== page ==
What discipline it takes to image the rays of Copernicus rather than the crater itself! With this view, Achille focuses our attention on an area 400-500 kilometers northwest of Copernicus where the smooth lavas of western Mare Imbrium made a dark canvas to record the incoming debris. The craters Pytheas (diameter 28 km) and Euler (20 km) provide scale and landmarks. Relatively young rays - these are about 900 million years old - are bright and often are nearly linear streaks radiating from their source (examples at right side of image). Sometimes a series of rays start at about the same distance from their source, making a perpendicular ray arc (center left). These different types of rays must be made by trains of rocks that fly in radial lines or concentric ones. It must mean something that the radial rays have secondary crater pits along the rays, and the concentric arcs seem to have pits at their starting points. Of course, after another few hundred millions of years the brightness will have faded away and this will simply be another irregularly pitted mare surface.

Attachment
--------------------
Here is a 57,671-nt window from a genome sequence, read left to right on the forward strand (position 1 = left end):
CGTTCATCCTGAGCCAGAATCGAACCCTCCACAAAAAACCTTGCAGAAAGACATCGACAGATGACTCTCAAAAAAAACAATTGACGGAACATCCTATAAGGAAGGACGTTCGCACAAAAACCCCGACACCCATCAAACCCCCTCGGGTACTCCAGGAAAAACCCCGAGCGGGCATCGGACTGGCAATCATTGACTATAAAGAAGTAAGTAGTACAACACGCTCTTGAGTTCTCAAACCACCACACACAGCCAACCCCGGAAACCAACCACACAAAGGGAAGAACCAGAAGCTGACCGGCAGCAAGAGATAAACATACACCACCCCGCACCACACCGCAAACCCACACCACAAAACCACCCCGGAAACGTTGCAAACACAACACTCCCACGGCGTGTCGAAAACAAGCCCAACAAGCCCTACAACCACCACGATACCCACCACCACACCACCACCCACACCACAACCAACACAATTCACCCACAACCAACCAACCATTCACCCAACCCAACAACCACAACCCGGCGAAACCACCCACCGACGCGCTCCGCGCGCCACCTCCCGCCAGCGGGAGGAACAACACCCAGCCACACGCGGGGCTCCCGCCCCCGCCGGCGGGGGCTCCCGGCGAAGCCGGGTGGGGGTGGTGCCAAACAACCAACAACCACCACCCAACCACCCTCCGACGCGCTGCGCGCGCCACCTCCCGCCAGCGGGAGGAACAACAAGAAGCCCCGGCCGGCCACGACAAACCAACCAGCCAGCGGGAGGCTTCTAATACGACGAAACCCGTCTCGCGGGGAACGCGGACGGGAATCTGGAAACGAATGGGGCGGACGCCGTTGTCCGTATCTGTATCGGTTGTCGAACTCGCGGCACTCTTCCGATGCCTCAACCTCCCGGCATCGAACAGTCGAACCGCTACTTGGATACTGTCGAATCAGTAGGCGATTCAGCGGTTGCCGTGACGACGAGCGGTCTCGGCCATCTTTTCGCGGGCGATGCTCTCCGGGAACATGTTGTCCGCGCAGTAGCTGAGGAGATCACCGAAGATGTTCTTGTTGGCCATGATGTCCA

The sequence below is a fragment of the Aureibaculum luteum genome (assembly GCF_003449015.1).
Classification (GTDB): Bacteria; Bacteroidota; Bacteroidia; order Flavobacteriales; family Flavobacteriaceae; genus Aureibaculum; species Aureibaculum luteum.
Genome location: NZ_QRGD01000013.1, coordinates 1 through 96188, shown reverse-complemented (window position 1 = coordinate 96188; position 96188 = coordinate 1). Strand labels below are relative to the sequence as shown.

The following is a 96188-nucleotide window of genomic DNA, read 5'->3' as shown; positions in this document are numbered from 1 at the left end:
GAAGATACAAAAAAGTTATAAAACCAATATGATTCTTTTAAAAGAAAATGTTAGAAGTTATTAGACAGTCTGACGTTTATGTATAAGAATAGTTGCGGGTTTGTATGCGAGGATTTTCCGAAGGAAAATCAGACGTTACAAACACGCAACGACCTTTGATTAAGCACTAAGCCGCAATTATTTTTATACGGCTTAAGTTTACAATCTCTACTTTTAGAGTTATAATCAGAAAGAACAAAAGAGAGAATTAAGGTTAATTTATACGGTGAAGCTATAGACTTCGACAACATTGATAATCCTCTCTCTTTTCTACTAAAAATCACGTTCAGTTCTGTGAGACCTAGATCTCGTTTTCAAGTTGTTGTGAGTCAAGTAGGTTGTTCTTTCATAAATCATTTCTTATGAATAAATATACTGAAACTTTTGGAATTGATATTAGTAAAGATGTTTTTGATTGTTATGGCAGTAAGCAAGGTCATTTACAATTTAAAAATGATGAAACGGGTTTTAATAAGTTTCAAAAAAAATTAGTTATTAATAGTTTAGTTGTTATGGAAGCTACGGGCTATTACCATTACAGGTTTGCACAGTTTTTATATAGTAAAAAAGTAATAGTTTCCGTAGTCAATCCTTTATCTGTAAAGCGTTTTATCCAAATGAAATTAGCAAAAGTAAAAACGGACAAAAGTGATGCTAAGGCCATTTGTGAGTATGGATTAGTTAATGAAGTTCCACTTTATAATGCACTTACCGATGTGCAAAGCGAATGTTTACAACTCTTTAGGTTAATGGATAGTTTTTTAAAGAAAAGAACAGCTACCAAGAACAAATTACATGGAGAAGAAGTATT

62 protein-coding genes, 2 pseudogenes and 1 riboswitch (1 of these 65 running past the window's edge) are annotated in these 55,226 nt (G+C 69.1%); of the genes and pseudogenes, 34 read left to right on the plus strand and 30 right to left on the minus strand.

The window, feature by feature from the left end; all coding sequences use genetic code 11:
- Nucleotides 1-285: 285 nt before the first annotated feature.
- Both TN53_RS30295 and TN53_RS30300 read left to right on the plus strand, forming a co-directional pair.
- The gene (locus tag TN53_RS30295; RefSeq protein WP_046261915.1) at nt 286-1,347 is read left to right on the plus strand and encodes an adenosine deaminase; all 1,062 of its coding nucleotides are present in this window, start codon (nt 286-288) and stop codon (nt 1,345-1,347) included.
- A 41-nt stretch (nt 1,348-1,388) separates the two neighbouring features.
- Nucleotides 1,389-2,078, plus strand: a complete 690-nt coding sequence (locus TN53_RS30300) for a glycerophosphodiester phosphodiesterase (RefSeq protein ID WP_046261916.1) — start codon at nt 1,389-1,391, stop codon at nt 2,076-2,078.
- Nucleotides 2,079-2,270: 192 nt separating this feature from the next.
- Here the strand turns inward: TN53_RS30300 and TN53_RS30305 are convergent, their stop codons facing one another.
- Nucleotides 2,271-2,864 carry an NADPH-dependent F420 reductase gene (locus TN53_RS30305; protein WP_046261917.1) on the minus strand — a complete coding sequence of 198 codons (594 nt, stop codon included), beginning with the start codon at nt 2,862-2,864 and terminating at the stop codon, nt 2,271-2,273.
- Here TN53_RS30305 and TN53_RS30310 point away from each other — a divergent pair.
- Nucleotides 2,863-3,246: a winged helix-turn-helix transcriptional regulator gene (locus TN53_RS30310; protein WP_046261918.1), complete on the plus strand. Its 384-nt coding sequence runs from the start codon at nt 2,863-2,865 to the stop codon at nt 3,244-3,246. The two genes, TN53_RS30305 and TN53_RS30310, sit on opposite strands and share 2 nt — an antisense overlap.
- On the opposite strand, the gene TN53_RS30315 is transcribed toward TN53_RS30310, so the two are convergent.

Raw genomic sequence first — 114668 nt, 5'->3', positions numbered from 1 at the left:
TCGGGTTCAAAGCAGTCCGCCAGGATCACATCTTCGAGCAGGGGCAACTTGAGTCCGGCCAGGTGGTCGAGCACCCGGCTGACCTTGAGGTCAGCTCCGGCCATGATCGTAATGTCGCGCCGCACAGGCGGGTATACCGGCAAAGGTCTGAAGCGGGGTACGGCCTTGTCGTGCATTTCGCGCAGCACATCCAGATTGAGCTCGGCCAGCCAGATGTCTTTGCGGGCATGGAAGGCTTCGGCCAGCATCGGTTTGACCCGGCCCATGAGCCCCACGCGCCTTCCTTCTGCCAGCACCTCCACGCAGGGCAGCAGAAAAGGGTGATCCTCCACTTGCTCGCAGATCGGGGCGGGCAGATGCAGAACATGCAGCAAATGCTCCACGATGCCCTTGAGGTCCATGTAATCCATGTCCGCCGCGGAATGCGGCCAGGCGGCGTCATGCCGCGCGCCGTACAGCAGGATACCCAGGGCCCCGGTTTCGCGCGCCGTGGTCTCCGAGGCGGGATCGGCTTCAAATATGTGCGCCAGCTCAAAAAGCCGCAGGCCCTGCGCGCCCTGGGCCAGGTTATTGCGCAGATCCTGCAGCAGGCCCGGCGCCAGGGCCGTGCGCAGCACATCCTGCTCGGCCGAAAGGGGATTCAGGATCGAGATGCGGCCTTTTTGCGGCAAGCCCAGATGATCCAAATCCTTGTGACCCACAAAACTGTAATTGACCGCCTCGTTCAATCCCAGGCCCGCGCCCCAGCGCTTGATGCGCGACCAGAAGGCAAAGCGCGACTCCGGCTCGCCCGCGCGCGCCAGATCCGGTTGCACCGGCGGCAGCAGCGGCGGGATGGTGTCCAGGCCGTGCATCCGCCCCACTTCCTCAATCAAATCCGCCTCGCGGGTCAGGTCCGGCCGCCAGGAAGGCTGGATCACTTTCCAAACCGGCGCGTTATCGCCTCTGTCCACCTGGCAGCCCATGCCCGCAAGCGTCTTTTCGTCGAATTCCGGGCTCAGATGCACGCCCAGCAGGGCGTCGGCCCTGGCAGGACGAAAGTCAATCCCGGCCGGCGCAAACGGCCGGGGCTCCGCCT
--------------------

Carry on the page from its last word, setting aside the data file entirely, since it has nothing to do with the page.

June 6, 2006. ETX 125 Mak f/15 + 2X Barlow Apo + IR Cut On + Phillips Toucam Pro, mosaic of 313 frames.
Rükl chart 20
Yesterday's LPOD: Polar Solar Power Tower
Tomorrow's LPOD: Mons of Mystery